on your phone in order to see your grade after getting an e–mail. The app sends notifications when professors upload files, update grades and add assignments, and it doesn’t require you to log in every time. “The one thing I would say is that the comments on assignments are a little difficult to read, but you could still access them which is good,” Danielle said. The constant connection to grades, assignments and academics can be problematic. It can be stressful to receive an instant notification when an assignment is graded or a professor has just assigned another paper. This problem also occurs when you have your Penn email synced to your phone. But for some, Canvas’ reminders help them stay on top of their academic workload, and they like being able to view things instantly. “I like the reminders that it gives you… and I like to know pretty much immediately what my grades are, so I do like that feature,” said Danielle.

Photo courtesy of Creative Commons.

ALIYA CHAUDHRY


TECH

THE QUIET PLACE It’s 3:27 a.m. in the basement of Van Pelt on a Tuesday night, and you wish you could just inject caffeine directly into your bloodstream. You’re drowning in assignments, meetings, midterms—you can’t keep your mind off the deadlines, and your fingers tremble as you type. You’d love to escape the VP basement and the mice, but mostly you need a break from your thoughts. The Quiet Place is where I escape to. It’s a website that focuses your attention, a virtual place where millions of souls

find solace. A place where you can truly get your thoughts out—not to another person or on social media, or even to your parents on the phone. Instead, you’ll be transported to a peaceful site in which your thoughts dispel from your finger–tips and disappear into tiny stars: something beautiful and not so daunting. The Quiet Place’s original project will make you silence your phone and turn your speakers up. The exercise is pointless otherwise. Once you do that, you’ll be welcomed to

the quiet place—a place that will suddenly make you feel like all the weight of Penn is off of your shoulders upon first click. It’s a place with peaceful melodies and no capital letters anywhere on the screen. There’s also no notifications, Canvas alerts, G–Cal reminders, emails, etc. You’ll immediately realize how many things require your attention but you will not have to attend to them. You’re not even allowed to. Then, the quiet place will tell you how it is truly okay to take a break and remind you to stop burdening your mind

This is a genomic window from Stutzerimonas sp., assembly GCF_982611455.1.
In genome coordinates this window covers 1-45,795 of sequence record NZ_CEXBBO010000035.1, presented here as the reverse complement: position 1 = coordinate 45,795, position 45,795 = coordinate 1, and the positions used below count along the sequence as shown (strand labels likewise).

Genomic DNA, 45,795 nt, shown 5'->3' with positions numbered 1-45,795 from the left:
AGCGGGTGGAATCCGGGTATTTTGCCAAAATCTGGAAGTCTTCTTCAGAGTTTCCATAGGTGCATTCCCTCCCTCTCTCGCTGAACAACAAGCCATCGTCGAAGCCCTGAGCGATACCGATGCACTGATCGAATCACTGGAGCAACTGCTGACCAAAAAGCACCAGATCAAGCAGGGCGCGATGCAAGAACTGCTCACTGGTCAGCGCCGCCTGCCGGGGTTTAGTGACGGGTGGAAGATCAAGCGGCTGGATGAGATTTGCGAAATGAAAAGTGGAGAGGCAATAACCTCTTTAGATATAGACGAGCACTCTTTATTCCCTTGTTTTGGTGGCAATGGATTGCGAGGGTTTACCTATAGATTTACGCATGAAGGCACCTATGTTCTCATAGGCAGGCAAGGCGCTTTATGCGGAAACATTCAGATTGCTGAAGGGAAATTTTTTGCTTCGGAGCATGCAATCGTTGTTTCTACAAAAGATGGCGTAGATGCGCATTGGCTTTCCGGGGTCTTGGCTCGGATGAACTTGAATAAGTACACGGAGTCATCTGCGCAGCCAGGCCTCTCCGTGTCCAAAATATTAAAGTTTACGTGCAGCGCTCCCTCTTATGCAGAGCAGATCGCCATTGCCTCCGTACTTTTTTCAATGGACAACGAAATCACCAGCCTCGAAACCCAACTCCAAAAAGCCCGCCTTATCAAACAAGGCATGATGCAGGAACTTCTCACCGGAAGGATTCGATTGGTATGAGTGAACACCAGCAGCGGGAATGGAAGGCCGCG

with meaningless little things. You’ll watch as the big things on your mind seem to shrink. For 30 seconds, you’ll be told to do nothing but listen to the music. Usually, after the quiet place says goodbye and I feel slightly better, I venture to the thoughts room. In yet another peaceful webpage, you’re allowed to take a break from your notifications and type your worries into a fake status bar. You can pour all of your anxiety, heartaches, concerns, etc. into the bar and nobody is there to view it. As you type and vent, the words

Clear your mind online LAUREN DONATO

will fall off the screen and burst into hundreds of stars—in this moment your worries will start to look happier and your mind will stop racing. You can use it for as long as you want. No one is there to time you or tell you to get back to your eight page paper that you have no intention of writing tonight. So next time you’re in the basement of VP and can’t keep your eyes open or your worries in check, go to the quiet place project online. Or better yet, walk home—you’ve been working too hard anyway.